At a certain point in my freshman life, I felt like I had no relaxation anymore. I was not only tired with the school work but also with myself for losing the artist in me. Hence, I bought myself a set of quality student-grade watercolor and started watching and reading watercolor tutorials. I practiced doing loose florals in between homework (flowers are my favorite subject in paintings) and I transformed my study desk into a creative workspace (back then, it only contained one watercolor set and a sketchbook though).

Frequently practicing and searching for inspiration, I gradually upgraded my materials, particularly the sketch paper which I thought was suitable for watercolor. In my breaks in school, I went around art shops and took a portion of my allowance for brushes and paper. Spending my breaks this way went on for about one week, until I was finally on a semester break. At that time, I was able to learn watercolor more and accept watercolor projects from family members. However, things got more systematic after the break. Due to the accumulation of my artworks, I decided to create an art account in Instagram and there I found greater learning opportunities. January of this year, I took a basic watercolor workshop under Ms. Anina Rubio, one of the Philippines’ most respected calligraphers and watercolor artists in Instagram. Two months after, I joined a similar workshop under Ms. Paola Esteron, an artist also renowned for her skills in Calligraphy and Floral Watercolor. As far as formal lessons, I guess those are the only ones I was fortunate to have. But up to this day, I am continuing to teach myself and enhance my skills.

Everyday, I wake up feeling like I need to paint. I guess the one thing that inspires me to be creative is my desk. Aside from the fact that I am currently handling an art account in Instagram, I am inspired to continually create because I have a space where I could paint in ease. The view in front of my bed is my workplace so when I wake up, I feel like my day should start with an art session. However, my schedule does not always permit this to happen. Most of the days, I’m only able to paint once I’m done with schoolwork or a few minutes before I start with schoolwork. To me, my body of work is most influenced by the compression of schoolwork in a week.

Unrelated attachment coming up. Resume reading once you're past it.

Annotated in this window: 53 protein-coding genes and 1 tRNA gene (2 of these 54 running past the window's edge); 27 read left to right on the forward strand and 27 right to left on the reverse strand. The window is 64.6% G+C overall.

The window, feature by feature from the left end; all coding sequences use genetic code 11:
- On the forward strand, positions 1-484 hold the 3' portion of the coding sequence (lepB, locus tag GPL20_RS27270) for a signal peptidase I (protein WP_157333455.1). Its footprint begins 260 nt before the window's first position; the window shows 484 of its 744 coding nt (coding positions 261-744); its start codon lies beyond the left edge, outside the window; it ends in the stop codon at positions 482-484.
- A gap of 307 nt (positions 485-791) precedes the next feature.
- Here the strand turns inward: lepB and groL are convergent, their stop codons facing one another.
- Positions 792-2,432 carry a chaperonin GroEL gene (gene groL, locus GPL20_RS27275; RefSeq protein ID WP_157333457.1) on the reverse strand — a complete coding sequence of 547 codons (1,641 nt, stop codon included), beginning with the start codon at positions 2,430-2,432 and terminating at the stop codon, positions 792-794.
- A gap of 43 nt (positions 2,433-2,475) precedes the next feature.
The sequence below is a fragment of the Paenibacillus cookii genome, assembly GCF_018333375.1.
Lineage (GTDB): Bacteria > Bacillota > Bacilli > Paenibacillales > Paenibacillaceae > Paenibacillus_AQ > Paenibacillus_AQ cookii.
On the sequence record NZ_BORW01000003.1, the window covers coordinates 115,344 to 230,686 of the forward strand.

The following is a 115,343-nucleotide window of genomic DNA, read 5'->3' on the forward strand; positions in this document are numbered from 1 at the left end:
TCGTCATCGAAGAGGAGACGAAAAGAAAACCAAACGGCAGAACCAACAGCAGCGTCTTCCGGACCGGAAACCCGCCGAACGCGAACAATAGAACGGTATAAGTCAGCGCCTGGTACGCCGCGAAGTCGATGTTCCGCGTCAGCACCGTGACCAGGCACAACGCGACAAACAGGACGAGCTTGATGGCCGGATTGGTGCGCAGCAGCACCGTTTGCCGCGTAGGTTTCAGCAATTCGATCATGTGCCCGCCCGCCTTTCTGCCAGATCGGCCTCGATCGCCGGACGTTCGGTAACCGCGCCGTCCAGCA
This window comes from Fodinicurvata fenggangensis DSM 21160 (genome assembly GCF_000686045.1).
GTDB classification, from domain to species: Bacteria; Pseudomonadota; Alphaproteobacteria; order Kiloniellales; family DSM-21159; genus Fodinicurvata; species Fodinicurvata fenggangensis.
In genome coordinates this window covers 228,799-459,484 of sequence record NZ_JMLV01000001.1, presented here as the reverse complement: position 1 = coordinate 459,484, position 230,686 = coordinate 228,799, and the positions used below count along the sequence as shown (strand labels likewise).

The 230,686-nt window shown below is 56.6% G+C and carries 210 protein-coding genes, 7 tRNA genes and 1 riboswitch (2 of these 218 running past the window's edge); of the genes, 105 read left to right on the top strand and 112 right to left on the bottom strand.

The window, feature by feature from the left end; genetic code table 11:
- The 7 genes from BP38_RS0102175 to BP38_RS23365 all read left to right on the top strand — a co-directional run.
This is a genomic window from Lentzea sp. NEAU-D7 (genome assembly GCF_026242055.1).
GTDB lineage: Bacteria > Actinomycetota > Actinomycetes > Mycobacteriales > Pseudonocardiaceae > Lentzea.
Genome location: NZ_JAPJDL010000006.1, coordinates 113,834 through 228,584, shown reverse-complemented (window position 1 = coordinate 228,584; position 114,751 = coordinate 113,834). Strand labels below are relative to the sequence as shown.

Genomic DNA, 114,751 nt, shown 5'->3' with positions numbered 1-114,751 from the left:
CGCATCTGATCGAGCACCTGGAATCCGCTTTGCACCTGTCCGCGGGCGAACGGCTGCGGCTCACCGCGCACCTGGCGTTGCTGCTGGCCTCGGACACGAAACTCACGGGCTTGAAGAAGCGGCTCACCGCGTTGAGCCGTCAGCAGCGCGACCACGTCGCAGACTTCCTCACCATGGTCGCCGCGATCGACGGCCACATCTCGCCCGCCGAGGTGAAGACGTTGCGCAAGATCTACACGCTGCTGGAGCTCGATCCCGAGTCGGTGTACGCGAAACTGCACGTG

As mentioned earlier, I encountered painting because I “lost myself” in the load of work I had to immerse myself in  as a college freshman. Painting allowed me to reconnect with myself and my inner ambitions. It somehow helped me bring back my seven-year-old-self who carried the passion for fashion design wherever I was. As an eighteen year-old, I may have eschewed my dreams of having a fashion career but the passion to create never fades in me. This day, I am motivated, first and foremost, by my family, who believes that I am destined to pursue art. Secondly, my dreams of landing a stable job as an illustrator, stationer and graphic designer (or even owning my own illustration and design agency) motivates to keep practicing and learning. I want to enhance my skills and bring them to a level where I can cater to a greater mass of people. I do not want painting to remain just a hobby. I want it to go far, extend service to people and be utilized for a reason and purpose.


To see more of Luisa’s work Click Here